Survey collaborators: Aldo Betanco, Andrea Mingoli, Andrej Isaak, Andrew Holden, Andrew Tambyraja, Angeliki Argyriou, Anthony Dean Godfrey, Ashraf Hassouna, Athanasios Diamantopoulos, Athanasios Saratzis, Atif Sharif, Ayoola Awopetu, Brennig Gwilym, Calvin Eng, Carlo Maturi, Charutha Senaratne, Christopher Graham, Colin Oliver, Coscas Raphael, Cristina L. Espada, Eamon Kavanagh, Eckhard Klenk, Efthymios Beropoulis, Esau Martinez, Eustratia Mpaili, Fabio Verzini, Fernando Gallardo, Gabriele Piffaretti, Gianni Celoria, Gladiol, Gonzalo P. Tapia, Greta Saggu, Hannah Travers, James Gordon-Smith, James Kirk, James Olivier, Jason Chuen, Jennifer Buxton, Jiber Hamid, John Quarmby, Jonathan Nicholls, Konstantinos Stavroulakis, Laura Drudi, Marco V. Usai, Mariano Rotger, Michael Gawenda, Mihai Ionac, Muayyad Almuhdhafer, Ng Jun Jie, Nicola Troisi, Nikesh Dattani, Nikolaos Patelis, Paolo Sapienza, Pasqualino Sirignano, Pierfrancesco Lapolla, Raveen Nijjer, Rengarajan Rajagopal, Roberto farraresi, Rodrigo biagioni, Rohan Pancharatnam, Sandeep Bahia, Simona Sica, Staros Spiliopoulos, Stefano Fazzini, Tanya Moledina, Tasleem Akhtar, Thomas Aherne, Thomas Broszey, Tony Moloney.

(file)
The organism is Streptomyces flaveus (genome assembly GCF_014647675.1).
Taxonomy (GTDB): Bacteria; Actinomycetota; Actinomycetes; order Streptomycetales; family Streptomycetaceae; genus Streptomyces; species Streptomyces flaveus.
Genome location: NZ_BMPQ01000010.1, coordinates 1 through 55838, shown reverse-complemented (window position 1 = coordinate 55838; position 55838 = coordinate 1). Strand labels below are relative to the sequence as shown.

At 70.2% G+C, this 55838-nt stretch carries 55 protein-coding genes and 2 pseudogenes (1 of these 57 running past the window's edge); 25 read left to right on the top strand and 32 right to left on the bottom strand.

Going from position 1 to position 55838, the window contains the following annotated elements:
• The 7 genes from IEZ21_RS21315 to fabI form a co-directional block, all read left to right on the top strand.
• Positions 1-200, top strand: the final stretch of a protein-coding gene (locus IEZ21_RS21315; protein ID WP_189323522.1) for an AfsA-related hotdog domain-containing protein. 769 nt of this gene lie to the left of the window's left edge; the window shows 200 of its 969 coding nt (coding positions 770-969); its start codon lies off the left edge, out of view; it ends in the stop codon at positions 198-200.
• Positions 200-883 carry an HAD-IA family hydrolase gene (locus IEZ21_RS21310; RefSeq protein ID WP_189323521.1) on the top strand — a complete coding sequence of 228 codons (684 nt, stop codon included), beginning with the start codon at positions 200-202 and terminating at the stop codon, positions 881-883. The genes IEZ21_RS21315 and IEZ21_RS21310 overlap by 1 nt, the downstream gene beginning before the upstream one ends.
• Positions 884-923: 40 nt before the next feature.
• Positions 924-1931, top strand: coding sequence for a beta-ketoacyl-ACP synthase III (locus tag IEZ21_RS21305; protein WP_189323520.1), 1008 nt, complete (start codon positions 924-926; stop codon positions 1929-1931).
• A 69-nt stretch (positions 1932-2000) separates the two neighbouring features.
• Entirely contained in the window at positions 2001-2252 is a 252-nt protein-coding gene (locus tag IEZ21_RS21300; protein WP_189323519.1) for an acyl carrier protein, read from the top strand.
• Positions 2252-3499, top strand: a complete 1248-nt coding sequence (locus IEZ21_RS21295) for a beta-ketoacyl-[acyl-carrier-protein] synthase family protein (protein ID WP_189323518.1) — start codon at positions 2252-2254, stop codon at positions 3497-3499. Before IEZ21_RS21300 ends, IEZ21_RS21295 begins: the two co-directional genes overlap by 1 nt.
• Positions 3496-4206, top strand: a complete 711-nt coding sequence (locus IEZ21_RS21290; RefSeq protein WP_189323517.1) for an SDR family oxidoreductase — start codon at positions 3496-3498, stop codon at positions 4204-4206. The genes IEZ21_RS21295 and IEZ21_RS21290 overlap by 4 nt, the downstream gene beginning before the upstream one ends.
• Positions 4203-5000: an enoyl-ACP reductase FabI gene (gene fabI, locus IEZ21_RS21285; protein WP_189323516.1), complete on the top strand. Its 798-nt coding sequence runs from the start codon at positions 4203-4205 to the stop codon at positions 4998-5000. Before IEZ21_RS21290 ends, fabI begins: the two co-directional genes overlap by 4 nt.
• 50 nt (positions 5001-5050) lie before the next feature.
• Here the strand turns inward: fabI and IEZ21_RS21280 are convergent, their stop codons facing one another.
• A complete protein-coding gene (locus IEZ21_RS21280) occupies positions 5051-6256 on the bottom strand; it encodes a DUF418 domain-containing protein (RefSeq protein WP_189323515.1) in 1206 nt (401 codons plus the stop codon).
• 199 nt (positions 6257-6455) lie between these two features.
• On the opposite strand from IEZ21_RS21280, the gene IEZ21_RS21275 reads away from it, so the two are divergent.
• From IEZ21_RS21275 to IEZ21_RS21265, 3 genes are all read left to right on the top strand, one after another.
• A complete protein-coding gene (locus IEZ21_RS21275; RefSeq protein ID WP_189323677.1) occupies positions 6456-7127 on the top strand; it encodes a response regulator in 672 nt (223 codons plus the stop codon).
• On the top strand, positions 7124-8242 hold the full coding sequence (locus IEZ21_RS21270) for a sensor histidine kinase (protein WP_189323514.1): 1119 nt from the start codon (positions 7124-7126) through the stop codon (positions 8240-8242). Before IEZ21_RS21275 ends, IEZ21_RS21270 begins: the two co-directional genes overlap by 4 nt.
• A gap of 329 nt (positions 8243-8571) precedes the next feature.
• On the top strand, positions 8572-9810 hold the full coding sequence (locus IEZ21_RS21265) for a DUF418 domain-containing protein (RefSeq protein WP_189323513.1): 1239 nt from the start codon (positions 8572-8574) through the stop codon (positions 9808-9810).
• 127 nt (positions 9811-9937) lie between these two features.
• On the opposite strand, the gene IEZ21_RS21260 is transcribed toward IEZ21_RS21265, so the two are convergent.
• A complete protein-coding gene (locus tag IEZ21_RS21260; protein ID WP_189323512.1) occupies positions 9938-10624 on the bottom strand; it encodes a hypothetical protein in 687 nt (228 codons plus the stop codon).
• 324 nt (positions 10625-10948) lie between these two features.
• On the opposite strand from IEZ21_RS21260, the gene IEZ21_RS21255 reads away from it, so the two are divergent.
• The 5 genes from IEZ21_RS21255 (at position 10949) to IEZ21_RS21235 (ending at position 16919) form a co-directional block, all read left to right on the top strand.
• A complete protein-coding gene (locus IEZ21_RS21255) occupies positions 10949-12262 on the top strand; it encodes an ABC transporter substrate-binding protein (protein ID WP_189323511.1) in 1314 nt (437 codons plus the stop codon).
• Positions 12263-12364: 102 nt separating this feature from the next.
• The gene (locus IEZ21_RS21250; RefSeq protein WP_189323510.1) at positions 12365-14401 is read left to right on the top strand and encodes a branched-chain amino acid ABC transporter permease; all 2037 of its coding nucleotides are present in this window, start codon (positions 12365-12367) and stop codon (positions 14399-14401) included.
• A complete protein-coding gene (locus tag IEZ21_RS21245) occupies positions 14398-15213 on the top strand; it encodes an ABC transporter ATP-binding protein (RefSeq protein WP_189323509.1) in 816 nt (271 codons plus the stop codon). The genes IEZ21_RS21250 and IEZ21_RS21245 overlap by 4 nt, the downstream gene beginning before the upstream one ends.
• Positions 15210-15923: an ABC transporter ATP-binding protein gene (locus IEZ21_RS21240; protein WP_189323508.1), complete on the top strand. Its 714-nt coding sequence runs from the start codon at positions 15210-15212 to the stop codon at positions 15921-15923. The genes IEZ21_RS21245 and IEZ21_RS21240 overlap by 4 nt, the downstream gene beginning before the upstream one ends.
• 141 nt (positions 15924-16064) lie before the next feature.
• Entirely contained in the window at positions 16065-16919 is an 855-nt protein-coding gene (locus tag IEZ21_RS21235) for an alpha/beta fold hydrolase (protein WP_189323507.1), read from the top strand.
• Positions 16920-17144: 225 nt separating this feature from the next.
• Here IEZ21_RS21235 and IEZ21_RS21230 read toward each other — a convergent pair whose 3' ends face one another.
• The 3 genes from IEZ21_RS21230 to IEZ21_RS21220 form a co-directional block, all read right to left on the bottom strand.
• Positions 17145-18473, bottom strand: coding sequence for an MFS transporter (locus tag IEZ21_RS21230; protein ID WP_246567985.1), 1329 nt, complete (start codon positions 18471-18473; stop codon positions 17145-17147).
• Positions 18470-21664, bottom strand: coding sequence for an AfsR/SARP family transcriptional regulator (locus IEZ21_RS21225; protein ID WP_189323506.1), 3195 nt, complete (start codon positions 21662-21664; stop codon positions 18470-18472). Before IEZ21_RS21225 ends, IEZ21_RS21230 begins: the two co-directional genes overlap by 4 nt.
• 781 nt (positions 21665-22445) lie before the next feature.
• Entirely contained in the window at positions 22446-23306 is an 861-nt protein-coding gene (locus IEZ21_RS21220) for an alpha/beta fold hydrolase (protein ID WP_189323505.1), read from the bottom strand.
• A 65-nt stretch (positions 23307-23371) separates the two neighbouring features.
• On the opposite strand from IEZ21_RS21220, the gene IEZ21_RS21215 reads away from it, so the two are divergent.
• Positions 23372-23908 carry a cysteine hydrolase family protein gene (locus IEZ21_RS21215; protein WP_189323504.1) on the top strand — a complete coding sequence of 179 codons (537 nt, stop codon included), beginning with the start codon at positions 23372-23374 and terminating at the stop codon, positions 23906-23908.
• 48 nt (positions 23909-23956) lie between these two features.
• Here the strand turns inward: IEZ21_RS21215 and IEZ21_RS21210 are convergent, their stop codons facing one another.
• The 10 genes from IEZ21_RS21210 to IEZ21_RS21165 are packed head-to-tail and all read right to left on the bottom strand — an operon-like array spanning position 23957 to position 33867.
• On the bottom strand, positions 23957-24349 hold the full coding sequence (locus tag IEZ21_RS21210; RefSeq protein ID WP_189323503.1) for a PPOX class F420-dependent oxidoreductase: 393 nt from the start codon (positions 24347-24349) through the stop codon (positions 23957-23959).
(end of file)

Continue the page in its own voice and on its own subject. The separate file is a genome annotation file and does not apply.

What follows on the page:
The authors would like to thank all consultant surgeons and interventional radiologists who took part in this survey. The dissemination of this study in the UK and abroad would not have been possible without the support of the Rouleaux Club (UK vascular trainees’ association), STARSurg (student research collaborative), Vascupaedia, and the Association of Surgeons in Training (ASiT).
The Vascular and Endovascular Research Network (VERN), UK
KW DB and CT were involved in the design, piloting and dissemination of the survey and writing the manuscript. GA was involved in statistical analysis and writing the manuscript. MQ and RH were involved in writing the manuscript. All authors read and approved the final manuscript.
GA, MQ and RH were supported by the NIHR Biomedical Research Centre at University Hospitals Bristol NHS Foundation Trust and the University of Bristol.
CT was supported by Research and Development at North Bristol NHS trust.
Ethics approval and consent to participate
Not applicable: Ethics approval was not required as this was a survey of clinicians. Collaborative authorship was predetermined as any surveyor who contributed 5 distinct responses from different consultants during the data collection period.
Consent for publication
The authors declare they have no competing interests.